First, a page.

Suddenly their little experiment feels dangerously close to combustion. And Olive discovers that the only thing more complicated than a hypothesis on love is putting her own heart under the microscope.

My 3rd favourite book of the year was The Love Hypothesis by Ali Hazelwood, which I couldn’t help picking up due to the hype! I’m not usually so impressed by romances, but I could not put this one down and I binged it so quickly. I can’t wait to read more from this author!

You can find my full review here.

2. The Seven Husbands of Evelyn Hugo by Taylor Jenkins Reid

Bookshop.org

Aging and reclusive Hollywood movie icon Evelyn Hugo is finally ready to tell the truth about her glamorous and scandalous life. But when she chooses unknown magazine reporter Monique Grant for the job, no one is more astounded than Monique herself. Why her? Why now?
Monique is not exactly on top of the world. Her husband has left her, and her professional life is going nowhere. Regardless of why Evelyn has selected her to write her biography, Monique is determined to use this opportunity to jumpstart her career.
Summoned to Evelyn’s luxurious apartment, Monique listens in fascination as the actress tells her story. From making her way to Los Angeles in the 1950s to her decision to leave show business in the ‘80s, and, of course, the seven husbands along the way, Evelyn unspools a tale of ruthless ambition, unexpected friendship, and a great forbidden love. Monique begins to feel a very real connection to the legendary star, but as Evelyn’s story near its conclusion, it becomes clear that her life intersects with Monique’s own in tragic and irreversible ways.

I also had another surprising read – The Seven Husbands of Evelyn Hugo. This one was particularly surprising as I had actually read Daisy Jones and the Six and didn’t feel as impressed by it as everyone else seemed to be at the time. I wasn’t planning on reading anything more by this author, until my lovely friend Courtney read and absolutely loved Seven Husbands. I decided to try it and absolutely fell in love with this amazing book. It’s so involving, beautiful, shocking and I couldn’t put it down.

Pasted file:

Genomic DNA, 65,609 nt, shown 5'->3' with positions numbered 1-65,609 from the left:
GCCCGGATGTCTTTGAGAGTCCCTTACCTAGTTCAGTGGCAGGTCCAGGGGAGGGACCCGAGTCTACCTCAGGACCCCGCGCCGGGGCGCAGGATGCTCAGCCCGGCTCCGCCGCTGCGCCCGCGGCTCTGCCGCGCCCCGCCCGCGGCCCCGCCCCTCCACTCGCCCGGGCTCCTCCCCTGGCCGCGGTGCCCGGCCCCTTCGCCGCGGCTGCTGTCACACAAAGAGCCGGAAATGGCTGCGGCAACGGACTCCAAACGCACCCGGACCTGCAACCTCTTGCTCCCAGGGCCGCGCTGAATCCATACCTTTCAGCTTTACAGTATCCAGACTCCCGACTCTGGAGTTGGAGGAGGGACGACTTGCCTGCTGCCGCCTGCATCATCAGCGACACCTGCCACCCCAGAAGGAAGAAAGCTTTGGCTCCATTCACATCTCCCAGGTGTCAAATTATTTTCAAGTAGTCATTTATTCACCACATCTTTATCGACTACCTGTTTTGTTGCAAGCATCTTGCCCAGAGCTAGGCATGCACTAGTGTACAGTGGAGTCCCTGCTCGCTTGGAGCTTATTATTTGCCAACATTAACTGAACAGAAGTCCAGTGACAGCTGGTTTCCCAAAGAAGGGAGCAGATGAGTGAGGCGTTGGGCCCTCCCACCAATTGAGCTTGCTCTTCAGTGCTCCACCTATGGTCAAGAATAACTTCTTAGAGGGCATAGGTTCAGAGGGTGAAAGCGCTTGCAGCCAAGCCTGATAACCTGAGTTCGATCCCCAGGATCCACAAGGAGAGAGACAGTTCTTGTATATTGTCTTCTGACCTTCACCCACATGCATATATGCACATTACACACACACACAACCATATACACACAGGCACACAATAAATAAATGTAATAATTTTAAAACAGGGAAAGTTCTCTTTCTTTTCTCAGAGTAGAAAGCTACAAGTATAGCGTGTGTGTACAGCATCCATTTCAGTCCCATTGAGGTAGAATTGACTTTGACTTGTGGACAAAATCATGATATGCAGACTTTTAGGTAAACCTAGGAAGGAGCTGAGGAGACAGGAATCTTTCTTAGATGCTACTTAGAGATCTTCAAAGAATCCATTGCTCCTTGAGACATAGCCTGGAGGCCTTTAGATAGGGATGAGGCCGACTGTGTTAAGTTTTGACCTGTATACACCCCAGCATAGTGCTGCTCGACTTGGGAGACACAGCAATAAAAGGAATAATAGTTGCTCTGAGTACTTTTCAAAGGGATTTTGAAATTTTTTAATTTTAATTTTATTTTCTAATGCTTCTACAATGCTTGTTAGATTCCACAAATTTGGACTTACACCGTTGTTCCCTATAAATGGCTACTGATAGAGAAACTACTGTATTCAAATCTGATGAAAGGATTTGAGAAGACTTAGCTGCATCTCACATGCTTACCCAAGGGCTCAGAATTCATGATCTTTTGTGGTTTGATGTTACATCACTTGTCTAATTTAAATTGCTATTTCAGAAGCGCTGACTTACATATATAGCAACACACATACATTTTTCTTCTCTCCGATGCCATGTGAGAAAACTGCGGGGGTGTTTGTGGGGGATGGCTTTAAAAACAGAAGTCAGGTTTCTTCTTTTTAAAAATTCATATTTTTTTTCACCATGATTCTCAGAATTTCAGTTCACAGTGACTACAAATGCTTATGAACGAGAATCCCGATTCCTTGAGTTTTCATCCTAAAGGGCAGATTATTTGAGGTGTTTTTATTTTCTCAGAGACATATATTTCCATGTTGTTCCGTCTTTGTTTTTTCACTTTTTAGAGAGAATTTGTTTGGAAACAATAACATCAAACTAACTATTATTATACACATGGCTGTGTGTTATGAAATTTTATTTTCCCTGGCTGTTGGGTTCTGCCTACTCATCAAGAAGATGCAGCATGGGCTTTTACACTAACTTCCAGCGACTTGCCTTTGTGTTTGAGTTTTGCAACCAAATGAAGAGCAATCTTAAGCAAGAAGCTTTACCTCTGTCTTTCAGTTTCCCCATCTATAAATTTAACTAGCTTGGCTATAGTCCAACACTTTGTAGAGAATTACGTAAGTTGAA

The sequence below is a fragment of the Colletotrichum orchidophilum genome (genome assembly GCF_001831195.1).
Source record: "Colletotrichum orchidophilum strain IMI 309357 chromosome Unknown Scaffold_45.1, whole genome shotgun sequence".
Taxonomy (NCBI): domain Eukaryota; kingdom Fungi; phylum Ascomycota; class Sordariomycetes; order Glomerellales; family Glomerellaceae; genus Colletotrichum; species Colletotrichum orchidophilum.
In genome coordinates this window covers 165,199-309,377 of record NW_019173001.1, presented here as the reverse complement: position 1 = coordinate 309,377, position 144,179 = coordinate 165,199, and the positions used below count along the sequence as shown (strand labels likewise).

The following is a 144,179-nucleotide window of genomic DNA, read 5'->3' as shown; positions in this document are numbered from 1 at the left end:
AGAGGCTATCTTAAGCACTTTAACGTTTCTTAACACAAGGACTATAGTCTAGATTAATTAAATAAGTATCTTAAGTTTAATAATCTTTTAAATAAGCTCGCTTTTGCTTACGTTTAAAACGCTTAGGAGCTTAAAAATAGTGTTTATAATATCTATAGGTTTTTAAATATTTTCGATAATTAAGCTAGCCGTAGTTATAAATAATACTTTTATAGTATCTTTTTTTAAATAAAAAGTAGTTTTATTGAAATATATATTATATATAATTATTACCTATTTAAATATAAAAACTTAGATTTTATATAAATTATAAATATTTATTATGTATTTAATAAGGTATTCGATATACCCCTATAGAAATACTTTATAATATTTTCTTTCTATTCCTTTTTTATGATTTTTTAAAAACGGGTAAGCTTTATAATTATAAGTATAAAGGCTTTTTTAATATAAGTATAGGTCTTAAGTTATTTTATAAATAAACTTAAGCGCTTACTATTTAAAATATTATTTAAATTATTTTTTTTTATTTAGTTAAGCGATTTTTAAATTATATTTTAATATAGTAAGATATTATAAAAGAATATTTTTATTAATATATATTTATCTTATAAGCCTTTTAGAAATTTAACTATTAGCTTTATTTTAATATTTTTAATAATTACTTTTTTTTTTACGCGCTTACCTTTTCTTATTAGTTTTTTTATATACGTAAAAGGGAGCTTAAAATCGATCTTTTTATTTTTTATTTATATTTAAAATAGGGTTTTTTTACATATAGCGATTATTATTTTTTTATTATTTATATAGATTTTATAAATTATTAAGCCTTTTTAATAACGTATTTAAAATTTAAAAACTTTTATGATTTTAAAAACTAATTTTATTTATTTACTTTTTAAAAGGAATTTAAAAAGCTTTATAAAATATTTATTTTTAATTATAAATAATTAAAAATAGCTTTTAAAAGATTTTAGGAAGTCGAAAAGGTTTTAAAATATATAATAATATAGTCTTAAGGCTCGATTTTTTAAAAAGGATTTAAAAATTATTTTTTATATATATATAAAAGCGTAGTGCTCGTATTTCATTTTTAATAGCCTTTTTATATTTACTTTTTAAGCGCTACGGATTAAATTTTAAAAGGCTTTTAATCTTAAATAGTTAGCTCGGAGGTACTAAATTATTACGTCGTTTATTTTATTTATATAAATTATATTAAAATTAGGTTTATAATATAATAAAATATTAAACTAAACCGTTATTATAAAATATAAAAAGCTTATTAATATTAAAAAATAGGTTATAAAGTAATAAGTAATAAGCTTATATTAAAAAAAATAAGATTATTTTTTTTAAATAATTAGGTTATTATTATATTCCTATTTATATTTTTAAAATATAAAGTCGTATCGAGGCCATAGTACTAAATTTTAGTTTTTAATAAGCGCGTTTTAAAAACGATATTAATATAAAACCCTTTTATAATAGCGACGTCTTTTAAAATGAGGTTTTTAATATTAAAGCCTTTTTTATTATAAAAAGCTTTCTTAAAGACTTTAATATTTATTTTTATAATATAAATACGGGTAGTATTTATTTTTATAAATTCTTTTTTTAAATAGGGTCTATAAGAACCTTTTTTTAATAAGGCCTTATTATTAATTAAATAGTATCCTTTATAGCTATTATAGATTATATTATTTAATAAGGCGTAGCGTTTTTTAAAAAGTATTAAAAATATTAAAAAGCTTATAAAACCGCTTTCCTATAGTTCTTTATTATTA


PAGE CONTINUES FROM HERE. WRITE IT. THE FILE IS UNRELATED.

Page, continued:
You can read my full review here.

1.Tomorrow, and Tomorrow, and Tomorrow by Gabrielle Zevin

Bookshop.org

On a bitter-cold day, in the December of his junior year at Harvard, Sam Masur exits a subway car and sees, amid the hordes of people waiting on the platform, Sadie Green. He calls her name. For a moment, she pretends she hasn’t heard him, but then, she turns, and a game begins: a legendary collaboration that will launch them to stardom. These friends, intimates since childhood, borrow money, beg favors, and, before even graduating college, they have created their first blockbuster, Ichigo. Overnight, the world is theirs. Not even twenty-five years old, Sam and Sadie are brilliant, successful, and rich, but these qualities won’t protect them from their own creative ambitions or the betrayals of their hearts.
Spanning thirty years, from Cambridge, Massachusetts, to Venice Beach, California, and lands in between and far beyond, Gabrielle Zevin’s Tomorrow, and Tomorrow, and Tomorrow is a dazzling and intricately imagined novel that examines the multifarious nature of identity, disability, failure, the redemptive possibilities in play, and above all, our need to connect: to be loved and to love. Yes, it is a love story, but it is not one you have read before.

And it came as no surprise to find my favourite book of the year was Tomorrow, and Tomorrow, and Tomorrow by Gabrielle Zevin. I absolutely loved this book, which is a slow burn, beautiful story following intricate characters over a number of years.

You can find my full review here.

-Beth

May your shelves forever overflow with books! ☽